• Selling virtually. Companies have been shifting from in-person meetings to video conferencing as a norm. It’s exciting to think that post-crisis you could increase your team’s productivity by focusing travel on impactful face-to-face meetings and redefining how to increase the value of customer interactions.
  • Change your offers or partner with other organizations. Consider modifying your offers or products to better fit evolving customer needs.
  • Form a customer ideation team. Determine how your company can help customers and find new opportunities.


Being a Sales Disruptor Amidst Disruption

Assist the Sales Team Financially

With the fears and concerns described above in mind, you can take a look at the sales compensation plan. Consider:

  • Creating short-term bonuses for attaining key milestones. What keeps your business moving ahead? It may be creating proposals, testing prototypes with customers, or building pipeline. Link milestones to progressive bonuses
  • Adjusting sales quota timing. Instead of reducing quotas, consider weighting them toward the backend of the year to allow reps time to catch up once we pass the COVID-19 curve.
  • Adjusting sales quotas. If catching up isn’t possible by year-end, consider reducing quotas as a back-up measure. You’re setting a precedent. This has to be within your compensation governance so that you don’t set the expectation that it will happen again unless there’s a situation of a similar magnitude. Instead of making a broad quota adjustment for the organization, do it in a targeted fashion based on each territory’s situation.
  • Lowering performance thresholds. If your sales compensation plan has performance thresholds, consider lowering that threshold point to ease cashflow. If a large portion of your organization performs at or around quota, by lowering thresholds, you are essentially creating a pay advance for compensation they will ultimately earn.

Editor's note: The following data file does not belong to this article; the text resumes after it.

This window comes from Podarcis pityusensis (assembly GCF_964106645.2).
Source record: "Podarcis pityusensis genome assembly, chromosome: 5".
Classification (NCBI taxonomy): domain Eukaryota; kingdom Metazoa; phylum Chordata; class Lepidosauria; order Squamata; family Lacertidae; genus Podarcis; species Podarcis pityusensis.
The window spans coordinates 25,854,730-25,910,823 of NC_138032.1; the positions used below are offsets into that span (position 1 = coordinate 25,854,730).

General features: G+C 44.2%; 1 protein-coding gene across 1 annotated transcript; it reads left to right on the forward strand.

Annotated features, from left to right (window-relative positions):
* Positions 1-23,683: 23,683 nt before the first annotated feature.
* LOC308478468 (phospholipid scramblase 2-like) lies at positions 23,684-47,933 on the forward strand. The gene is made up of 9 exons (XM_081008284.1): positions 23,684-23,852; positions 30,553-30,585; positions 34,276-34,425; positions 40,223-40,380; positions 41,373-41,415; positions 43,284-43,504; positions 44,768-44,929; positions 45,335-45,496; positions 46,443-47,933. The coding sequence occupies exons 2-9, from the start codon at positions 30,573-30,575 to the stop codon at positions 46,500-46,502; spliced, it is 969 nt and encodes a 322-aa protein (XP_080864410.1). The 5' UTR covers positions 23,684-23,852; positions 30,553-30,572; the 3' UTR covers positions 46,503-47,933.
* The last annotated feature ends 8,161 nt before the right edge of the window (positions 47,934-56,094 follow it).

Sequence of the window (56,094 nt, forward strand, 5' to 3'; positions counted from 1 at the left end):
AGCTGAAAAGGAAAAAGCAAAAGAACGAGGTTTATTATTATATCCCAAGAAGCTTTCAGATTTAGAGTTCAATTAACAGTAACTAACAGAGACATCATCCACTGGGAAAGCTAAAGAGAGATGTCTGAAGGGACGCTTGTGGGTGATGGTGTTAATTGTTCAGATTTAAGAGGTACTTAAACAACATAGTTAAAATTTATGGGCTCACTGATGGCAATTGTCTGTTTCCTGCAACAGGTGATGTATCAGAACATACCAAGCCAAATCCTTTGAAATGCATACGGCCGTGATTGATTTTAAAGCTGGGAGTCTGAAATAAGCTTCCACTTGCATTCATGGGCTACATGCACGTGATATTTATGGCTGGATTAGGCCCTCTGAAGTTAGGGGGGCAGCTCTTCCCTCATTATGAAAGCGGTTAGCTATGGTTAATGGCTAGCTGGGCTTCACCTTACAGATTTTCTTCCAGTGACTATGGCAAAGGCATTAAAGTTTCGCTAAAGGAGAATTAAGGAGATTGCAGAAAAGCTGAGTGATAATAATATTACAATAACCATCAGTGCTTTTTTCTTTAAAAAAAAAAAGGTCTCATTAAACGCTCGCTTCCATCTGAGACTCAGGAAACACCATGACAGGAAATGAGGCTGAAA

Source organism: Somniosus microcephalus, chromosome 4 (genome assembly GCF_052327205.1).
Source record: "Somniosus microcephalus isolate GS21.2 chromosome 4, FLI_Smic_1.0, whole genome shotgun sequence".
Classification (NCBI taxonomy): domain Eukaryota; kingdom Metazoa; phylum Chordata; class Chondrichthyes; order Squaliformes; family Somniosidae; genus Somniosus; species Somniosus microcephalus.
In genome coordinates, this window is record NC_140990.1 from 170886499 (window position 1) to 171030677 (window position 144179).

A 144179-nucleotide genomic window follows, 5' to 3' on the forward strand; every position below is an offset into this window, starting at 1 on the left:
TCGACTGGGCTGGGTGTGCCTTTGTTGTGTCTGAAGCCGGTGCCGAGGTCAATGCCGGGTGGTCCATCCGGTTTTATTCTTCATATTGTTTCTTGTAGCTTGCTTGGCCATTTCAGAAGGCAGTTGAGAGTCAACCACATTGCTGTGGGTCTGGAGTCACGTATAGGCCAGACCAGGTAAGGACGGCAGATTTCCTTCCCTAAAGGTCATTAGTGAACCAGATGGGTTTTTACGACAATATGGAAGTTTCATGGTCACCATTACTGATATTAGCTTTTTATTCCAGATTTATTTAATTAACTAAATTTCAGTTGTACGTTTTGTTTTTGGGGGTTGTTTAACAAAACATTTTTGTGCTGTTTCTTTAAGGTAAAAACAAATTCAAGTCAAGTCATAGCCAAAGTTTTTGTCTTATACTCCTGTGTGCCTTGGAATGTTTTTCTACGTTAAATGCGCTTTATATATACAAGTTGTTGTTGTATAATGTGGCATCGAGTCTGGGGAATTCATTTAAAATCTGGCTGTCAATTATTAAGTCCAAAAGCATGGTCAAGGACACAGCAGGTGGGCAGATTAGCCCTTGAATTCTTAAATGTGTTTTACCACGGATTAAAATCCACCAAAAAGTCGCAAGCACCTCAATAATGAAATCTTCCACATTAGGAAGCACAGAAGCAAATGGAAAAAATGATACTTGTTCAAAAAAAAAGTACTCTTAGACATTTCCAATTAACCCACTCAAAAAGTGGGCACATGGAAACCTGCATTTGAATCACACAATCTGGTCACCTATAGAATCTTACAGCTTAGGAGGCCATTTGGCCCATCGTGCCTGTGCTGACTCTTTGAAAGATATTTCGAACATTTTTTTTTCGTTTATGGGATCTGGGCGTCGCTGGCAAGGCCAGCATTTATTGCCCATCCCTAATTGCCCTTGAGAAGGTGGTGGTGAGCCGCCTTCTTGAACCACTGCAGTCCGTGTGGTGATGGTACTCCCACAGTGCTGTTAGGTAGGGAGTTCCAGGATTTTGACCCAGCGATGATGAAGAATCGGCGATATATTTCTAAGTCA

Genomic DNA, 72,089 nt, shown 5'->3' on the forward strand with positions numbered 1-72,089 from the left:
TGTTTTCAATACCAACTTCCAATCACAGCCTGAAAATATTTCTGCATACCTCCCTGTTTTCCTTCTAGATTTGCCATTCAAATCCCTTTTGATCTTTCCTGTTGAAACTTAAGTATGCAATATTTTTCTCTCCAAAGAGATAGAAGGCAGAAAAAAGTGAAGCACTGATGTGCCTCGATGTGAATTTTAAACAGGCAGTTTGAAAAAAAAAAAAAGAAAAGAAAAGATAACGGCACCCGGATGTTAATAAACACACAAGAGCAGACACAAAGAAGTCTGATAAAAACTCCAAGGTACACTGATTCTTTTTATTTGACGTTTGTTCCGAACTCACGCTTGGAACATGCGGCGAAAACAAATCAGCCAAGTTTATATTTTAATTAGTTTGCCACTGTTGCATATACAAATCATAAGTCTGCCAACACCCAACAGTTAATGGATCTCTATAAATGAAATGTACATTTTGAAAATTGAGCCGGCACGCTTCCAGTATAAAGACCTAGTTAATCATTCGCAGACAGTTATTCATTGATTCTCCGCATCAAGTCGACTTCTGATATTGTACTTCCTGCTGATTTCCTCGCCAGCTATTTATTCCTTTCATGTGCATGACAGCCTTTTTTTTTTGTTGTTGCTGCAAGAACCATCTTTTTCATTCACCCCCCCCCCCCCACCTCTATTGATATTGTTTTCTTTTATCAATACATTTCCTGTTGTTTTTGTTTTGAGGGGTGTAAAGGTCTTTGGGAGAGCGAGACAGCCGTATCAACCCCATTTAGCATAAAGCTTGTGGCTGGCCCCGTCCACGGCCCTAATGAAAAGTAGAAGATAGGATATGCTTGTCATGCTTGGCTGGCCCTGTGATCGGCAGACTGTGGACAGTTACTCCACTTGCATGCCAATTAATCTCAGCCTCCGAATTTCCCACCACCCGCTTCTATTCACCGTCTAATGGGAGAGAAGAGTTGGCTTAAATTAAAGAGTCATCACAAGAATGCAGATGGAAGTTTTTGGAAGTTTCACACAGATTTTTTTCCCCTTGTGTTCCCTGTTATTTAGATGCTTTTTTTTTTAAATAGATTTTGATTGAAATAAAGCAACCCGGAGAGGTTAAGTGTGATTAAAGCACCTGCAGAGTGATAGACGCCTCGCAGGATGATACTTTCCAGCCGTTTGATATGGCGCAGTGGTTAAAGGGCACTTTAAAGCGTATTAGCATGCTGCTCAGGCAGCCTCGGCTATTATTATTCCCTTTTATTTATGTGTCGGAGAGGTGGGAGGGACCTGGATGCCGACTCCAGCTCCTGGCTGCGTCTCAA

• Modeling your compensation solutions. Once you create targeted sales compensation solutions, financially model them under a range of scenarios so you understand your risks and expected investment 

We hope these suggestions help you come up with practical solutions. Your response to the crisis will set the tone and settle your team to concentrate on moving ahead and helping their customers solve their problems.

For more insight and ideation around this challenge, contact us at or

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Mark Donnolo
Mark Donnolo
Founder and Managing Partner, SalesGlove

Mark Donnolo is the founder and managing partner of SalesGlobe, a leading sales innovation firm that works with its clients worldwide on developing strategies to grow revenue. A frequent speaker, contributor and author, his most recent book, “Quotas! Design Thinking to Solve Your Biggest Sales Challenge,” explores his Sales Design ThinkingSM methodology as a problem-solving approach to uncover and solve underlying business and sales effectiveness issues.